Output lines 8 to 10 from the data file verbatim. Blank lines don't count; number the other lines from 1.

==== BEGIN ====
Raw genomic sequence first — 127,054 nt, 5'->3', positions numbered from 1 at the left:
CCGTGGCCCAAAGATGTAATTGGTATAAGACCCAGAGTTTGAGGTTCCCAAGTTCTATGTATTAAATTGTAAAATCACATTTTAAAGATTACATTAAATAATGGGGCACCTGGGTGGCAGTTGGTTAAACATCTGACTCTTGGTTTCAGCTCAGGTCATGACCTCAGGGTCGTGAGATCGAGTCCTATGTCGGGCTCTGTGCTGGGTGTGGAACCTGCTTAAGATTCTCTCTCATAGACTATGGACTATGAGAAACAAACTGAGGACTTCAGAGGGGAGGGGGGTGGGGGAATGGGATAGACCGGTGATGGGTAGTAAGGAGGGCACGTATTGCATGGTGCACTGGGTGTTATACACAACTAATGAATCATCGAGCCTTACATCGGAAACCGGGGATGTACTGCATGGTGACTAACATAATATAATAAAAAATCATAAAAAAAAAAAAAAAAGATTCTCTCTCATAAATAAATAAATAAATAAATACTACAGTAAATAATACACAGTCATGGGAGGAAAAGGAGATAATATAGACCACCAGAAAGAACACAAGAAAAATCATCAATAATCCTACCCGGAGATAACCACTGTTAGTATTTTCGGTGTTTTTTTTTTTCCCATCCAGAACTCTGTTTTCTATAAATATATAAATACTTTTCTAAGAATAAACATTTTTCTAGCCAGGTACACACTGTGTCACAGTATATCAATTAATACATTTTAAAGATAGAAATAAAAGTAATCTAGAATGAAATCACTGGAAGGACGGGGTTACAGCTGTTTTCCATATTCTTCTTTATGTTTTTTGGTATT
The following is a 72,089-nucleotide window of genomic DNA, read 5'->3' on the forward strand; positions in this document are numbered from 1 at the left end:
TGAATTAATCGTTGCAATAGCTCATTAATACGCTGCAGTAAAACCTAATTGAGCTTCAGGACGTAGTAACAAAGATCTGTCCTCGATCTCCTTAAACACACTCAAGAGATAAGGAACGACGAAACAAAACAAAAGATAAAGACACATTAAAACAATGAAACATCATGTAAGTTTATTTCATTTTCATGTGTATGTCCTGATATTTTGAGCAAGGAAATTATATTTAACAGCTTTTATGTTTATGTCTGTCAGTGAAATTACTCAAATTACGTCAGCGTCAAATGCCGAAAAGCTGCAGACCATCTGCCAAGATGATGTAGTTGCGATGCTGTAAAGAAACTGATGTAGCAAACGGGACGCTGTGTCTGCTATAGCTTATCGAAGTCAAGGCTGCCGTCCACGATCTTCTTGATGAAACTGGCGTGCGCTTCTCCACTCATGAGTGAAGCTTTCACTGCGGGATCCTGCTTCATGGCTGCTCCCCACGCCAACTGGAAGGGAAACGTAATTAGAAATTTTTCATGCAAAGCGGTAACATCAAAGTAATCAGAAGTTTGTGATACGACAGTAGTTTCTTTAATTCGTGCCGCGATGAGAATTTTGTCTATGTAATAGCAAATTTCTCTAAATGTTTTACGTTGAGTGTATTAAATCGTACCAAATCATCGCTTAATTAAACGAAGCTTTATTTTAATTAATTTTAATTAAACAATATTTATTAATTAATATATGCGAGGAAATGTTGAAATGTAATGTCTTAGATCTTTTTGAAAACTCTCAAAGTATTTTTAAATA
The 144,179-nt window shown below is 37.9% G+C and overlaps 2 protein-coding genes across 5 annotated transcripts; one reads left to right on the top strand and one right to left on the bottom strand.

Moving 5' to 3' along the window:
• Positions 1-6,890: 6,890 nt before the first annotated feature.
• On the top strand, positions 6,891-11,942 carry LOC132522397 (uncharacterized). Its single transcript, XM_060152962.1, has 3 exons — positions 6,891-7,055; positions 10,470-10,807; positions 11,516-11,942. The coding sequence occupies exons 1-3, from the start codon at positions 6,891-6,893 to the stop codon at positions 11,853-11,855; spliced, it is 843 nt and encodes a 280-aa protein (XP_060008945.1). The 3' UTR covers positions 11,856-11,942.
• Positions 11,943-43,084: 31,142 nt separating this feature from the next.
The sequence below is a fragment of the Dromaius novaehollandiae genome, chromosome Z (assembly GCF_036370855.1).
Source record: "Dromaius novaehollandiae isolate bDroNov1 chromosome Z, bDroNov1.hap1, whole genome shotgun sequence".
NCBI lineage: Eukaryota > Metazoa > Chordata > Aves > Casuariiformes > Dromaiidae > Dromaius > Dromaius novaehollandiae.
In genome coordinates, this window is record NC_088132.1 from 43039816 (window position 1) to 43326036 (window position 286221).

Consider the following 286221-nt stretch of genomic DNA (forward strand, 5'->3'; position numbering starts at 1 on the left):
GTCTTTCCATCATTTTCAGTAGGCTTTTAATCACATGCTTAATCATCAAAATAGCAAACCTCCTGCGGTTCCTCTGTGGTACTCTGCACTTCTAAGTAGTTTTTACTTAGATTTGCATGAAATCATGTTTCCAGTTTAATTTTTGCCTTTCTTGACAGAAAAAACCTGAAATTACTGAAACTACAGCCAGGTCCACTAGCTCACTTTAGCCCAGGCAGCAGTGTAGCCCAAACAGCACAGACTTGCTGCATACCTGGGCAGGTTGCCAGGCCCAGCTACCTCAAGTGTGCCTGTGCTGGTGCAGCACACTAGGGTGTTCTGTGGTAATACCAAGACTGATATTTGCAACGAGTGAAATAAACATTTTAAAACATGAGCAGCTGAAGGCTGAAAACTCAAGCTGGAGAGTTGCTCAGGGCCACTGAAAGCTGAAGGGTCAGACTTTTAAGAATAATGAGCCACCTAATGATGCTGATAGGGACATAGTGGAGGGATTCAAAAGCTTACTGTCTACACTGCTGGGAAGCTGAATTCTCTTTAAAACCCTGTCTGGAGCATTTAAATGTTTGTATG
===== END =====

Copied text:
• On the top strand, positions 6,891-11,942 carry LOC132522397 (uncharacterized). Its single transcript, XM_060152962.1, has 3 exons — positions 6,891-7,055; positions 10,470-10,807; positions 11,516-11,942. The coding sequence occupies exons 1-3, from the start codon at positions 6,891-6,893 to the stop codon at positions 11,853-11,855; spliced, it is 843 nt and encodes a 280-aa protein (XP_060008945.1). The 3' UTR covers positions 11,856-11,942.
• Positions 11,943-43,084: 31,142 nt separating this feature from the next.
The sequence below is a fragment of the Dromaius novaehollandiae genome, chromosome Z (assembly GCF_036370855.1).